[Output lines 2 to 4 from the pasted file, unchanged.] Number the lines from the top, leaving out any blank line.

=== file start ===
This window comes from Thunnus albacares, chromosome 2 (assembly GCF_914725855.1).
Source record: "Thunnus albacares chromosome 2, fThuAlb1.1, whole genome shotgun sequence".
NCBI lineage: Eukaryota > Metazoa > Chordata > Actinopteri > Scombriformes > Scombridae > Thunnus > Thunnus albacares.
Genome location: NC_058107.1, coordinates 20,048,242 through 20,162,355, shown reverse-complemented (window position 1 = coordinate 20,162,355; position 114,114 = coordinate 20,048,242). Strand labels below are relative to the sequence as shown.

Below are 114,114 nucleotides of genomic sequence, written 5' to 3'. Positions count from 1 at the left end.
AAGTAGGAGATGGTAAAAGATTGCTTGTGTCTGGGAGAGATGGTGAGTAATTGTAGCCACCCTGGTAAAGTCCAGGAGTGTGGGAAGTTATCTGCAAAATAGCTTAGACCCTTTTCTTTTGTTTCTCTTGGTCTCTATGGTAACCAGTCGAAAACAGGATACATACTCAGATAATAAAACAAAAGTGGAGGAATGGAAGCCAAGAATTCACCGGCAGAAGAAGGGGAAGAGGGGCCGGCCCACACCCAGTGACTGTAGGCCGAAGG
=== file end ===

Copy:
Source record: "Thunnus albacares chromosome 2, fThuAlb1.1, whole genome shotgun sequence".
NCBI lineage: Eukaryota > Metazoa > Chordata > Actinopteri > Scombriformes > Scombridae > Thunnus > Thunnus albacares.
Genome location: NC_058107.1, coordinates 20,048,242 through 20,162,355, shown reverse-complemented (window position 1 = coordinate 20,162,355; position 114,114 = coordinate 20,048,242). Strand labels below are relative to the sequence as shown.